I guess the grate over the drain with the tiny holes to strain debris isn't enough of a clue, not to mention the small size of the hole.
5
GUMO General Discussion / Re: Guadalupe Ridge Group Trip Planning
« Last post by wrangler88 on July 21, 2018, 09:55:51 AM »
For anyone who might have missed this ...

I am now going to GUMO August 3 or 4 - 8th for sure. If anyone is interested in doing the ridge route (yes in the heat), I'm still up for giving it a shot.

If no one is interested and I don't have a second car to shuttle me back to my car at the end of the ridge route, I am just going to ramble around the GUMO backcountry and anyone is welcome to join.

Probably still do some off trail stuff. But no crazy miles or anything.

Either way, I'll have a trip report, pictures, and some videos coming in a few weeks.
6
Non-BIBE Trip Reports / Re: Needles trip
« Last post by Jonathan Sadow on July 21, 2018, 03:08:07 AM »
I am reminded of a disturbing sign I saw in the showers at Mesa Verde.  It was of the same red circle with a person crapping under the shower fixture. 

What's wrong with people?  Do they practice this at their own home? 

ALWAYS wear shower shoes at public showers!

It's Asians.  Although Western-style toilets are becoming more common, in China and southeast Asia, the most common accommodation for taking care of business is essentially a hole in the floor over which the user squats.  Visitors from those parts to this country sometimes are confused by toilets and squat on the bowl, and shower stalls bear a resemblance to the accommodations back home and are used as such, hence the signage.
7
Non-BIBE Trip Reports / Re: Grand Canyon Fandango
« Last post by Jonathan Sadow on July 21, 2018, 02:48:37 AM »
Now if we could push it a little bit further west where we could pick up, say.... The Grand Canyon!

Wishful thinking at best.

However, there IS a line in TX that should have been pushed EAST a long time ago.

That would be the Central/Mountain time zone line.

Big Bend ought to be in the Mountain Time Zone. If it was the sun would rise at a reasonable time in the morning, and it properly would be included in the mountain west.

I've always been baffled at what purpose is served by the Central Time Zone extending so far west in TX.

It has to be some warped political decision, as there is no apparent economic reason nor benefit for the present layout. Every place north of west TX is in the mountain zone.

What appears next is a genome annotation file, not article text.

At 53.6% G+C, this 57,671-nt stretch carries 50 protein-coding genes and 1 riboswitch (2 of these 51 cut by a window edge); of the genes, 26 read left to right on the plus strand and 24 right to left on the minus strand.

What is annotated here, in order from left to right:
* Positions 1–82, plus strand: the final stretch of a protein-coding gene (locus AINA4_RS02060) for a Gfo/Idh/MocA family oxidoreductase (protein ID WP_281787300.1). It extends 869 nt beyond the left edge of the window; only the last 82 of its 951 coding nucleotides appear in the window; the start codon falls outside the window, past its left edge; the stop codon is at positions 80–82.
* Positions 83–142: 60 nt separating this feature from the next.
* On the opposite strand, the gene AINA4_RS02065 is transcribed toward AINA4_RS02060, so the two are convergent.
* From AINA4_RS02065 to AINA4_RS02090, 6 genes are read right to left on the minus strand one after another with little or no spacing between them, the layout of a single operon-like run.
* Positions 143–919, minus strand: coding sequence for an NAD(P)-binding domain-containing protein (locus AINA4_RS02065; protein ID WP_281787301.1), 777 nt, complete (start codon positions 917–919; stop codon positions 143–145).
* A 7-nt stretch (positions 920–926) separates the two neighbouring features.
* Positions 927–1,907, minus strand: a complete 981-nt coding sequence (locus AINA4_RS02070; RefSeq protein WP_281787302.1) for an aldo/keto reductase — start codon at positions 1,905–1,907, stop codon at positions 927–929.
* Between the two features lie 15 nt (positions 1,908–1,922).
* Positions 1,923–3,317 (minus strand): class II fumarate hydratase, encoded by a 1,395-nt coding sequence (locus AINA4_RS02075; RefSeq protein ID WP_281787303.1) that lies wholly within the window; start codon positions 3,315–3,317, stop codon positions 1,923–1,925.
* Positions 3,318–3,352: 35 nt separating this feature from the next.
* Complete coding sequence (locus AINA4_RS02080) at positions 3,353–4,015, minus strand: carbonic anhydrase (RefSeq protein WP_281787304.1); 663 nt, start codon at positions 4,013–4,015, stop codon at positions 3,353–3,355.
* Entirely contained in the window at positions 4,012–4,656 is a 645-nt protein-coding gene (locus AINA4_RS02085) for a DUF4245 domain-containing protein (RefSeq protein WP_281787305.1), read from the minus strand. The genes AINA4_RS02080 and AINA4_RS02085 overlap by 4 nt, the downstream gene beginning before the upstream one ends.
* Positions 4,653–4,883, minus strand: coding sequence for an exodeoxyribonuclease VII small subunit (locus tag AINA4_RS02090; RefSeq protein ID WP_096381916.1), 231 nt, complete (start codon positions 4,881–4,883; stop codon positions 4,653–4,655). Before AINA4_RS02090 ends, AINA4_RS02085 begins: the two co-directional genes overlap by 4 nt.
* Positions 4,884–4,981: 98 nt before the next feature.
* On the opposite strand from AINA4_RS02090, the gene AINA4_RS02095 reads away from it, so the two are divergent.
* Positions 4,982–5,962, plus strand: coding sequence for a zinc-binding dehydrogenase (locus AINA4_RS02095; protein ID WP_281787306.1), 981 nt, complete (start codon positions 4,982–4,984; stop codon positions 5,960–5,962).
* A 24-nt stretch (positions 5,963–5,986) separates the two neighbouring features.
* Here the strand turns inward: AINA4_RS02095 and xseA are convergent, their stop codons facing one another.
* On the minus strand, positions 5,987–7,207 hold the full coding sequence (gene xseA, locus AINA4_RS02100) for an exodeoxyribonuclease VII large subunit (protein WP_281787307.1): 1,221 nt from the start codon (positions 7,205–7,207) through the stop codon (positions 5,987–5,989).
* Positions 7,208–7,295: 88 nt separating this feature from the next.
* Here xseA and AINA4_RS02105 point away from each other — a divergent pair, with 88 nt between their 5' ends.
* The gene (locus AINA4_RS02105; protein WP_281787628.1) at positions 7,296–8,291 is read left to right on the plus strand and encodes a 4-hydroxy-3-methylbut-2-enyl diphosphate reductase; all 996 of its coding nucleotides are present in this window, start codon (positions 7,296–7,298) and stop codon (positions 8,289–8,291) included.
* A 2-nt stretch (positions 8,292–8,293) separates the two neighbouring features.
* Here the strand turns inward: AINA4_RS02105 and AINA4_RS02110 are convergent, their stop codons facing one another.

El Paso and GUMO are on mountain time. It is further baffling why this tiny slice was put (but properly) in the mountain zone.

It can be changed and in the case of GUMO it was. The zone line initially split the park right down the middle. It was moved east to put the entire park in the mountain zone.

Technically, GUMO is still in the Central Time Zone;  however, the park unofficially observes Mountain Time, probably because that puts it in the same time zone as Carlsbad Caverns National Park and the administrative office for both in Carlsbad.  This is an endless source of confusion to park visitors, whose cell phones often hit towers running on Central Time and thus think the time is one hour later than what is observed in the park.
8
GUMO General Discussion / Re: NY Times article on GUMO
« Last post by Al on July 21, 2018, 12:44:13 AM »
I have a fond memory of driving 652 to the park back in the CB radio days.  Heard Guy 1 saying:  "Why are all these people waving at me?  I pulled over to see if I had a low tire and didn't see any problem." 

Guy 2 says, "They're just being friendly." 

Guy 1 says, "Oh."  Guy 1 apparently wasn't from around here.
9
GUMO General Discussion / Re: NY Times article on GUMO
« Last post by presidio on July 20, 2018, 10:28:35 PM »
Fake news.  It's 485 miles from Austin, not 500. 

No, it's just whether you go through Van Horn, or decide to tour Orla on the way in.  :s_laugh:

Most probably have never been through Orla.
10
GUMO General Discussion / Re: NY Times article on GUMO
« Last post by Casa Grande on July 20, 2018, 09:26:44 PM »
Fake news.  It's 485 miles from Austin, not 500.